What are financial reasoning tests?
Financial reasoning tests are not too dissimilar to numerical reasoning tests. Most financial reasoning tests involve looking at graphs, tables and other numerical problems and then showcasing your arithmetic, ratio and percentage knowledge through challenging questions with multiple choice answers. As you might expect, the test is most popular with employers in the finance industry, looking to find candidates with a proven aptitude for numbers and keeping calm under pressure. As always, we recommend practising financial reasoning tests, and as many as you can, before taking the test - it’s the fastest way to hone your skills, improve your confidence and increase your speed.
Why do employers use financial reasoning tests?
Employers such as KMPG and PWC use the financial reasoning test when they’re looking to hire people with strong numerical skills - vital in the financial sector. As the job market becomes more and more competitive, aptitude tests like these offer employers another way to judge between people, many of whom will have very similar skills and experience levels on paper. The good news is, you really can set yourself up for success with an aptitude test, as you can practice lots beforehand.
What is the financial reasoning test format?
There’s more reading that you would perhaps expect in a numbers-based test. In fact, most of the challenges start with passages of approximately 150-250 words to read - this is to test how skilled you are at filtering out important information from big blocks of text. The language can also be more complex and specific than in a numerical reasoning test, which is another reason to ensure you’ve practised a few papers beforehand. As you work through the questions, you’ll have to show your knowledge on everything from graphs and equations, to ratios and averages.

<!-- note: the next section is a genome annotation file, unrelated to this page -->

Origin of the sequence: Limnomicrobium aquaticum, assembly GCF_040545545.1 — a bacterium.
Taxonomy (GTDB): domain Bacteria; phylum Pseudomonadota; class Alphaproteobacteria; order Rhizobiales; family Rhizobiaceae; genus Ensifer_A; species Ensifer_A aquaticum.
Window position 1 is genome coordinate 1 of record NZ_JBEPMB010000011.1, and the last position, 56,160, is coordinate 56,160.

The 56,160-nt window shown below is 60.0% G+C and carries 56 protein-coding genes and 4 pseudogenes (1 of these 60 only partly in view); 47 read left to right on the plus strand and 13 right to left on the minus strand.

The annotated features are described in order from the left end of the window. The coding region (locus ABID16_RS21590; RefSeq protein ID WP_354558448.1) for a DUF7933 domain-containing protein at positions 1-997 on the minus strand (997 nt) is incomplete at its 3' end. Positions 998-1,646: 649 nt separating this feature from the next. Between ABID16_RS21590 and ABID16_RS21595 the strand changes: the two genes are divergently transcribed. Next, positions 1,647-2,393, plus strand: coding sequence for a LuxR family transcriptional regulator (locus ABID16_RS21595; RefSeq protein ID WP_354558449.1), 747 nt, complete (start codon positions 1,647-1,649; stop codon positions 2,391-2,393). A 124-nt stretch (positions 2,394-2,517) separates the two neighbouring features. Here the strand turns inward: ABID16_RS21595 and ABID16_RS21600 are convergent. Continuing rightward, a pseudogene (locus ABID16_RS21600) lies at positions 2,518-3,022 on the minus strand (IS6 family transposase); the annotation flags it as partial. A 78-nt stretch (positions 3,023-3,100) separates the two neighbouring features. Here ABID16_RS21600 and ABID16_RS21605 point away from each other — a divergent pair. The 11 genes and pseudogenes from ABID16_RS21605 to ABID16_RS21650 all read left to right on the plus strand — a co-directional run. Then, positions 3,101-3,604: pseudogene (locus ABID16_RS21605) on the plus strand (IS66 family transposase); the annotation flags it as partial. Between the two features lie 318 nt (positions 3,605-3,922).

What skills does financial reasoning test?
The financial reasoning test examines your basic mathematical skills, as well as your knowledge of more specific financial concepts such as profit margins and market capitalisation. Obviously this test is most widely used by employers in the financial sector, but businesses from a wide variety of sectors may also use the test if they’re looking to hire for jobs where financial knowledge is important.